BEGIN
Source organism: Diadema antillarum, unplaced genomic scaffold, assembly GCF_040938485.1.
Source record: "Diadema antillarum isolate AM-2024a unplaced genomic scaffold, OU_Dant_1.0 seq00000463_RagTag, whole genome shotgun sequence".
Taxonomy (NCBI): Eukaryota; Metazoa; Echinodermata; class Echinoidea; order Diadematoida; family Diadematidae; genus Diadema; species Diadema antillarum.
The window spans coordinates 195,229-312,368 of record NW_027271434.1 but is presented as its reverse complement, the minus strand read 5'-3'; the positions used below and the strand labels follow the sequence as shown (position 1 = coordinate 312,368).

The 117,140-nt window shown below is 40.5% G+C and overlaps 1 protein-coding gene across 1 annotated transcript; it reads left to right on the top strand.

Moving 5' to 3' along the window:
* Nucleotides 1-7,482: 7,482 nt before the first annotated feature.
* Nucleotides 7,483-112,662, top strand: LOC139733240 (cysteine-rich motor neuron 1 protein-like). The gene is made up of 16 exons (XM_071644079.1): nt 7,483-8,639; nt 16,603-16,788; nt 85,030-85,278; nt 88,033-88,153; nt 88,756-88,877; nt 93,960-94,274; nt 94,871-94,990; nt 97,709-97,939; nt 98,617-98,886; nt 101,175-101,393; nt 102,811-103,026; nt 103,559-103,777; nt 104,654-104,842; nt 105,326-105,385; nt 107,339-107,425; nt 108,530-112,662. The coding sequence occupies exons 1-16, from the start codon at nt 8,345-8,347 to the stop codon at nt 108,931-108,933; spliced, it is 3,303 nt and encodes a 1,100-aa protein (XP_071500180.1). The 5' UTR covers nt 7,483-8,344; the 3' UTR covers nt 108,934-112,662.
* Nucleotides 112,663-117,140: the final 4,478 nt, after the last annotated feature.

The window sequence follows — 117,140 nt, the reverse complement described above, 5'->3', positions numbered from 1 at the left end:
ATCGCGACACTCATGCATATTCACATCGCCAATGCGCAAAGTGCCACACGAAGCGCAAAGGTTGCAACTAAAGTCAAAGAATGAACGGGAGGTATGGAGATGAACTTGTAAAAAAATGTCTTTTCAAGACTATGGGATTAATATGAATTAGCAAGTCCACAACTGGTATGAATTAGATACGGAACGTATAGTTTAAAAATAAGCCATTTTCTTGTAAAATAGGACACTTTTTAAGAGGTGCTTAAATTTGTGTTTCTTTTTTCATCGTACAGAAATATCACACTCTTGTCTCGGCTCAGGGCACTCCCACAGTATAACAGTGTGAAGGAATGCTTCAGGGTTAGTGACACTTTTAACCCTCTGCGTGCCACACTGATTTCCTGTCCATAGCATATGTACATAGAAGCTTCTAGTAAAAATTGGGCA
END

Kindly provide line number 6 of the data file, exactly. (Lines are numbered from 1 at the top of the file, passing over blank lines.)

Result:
Moving 5' to 3' along the window: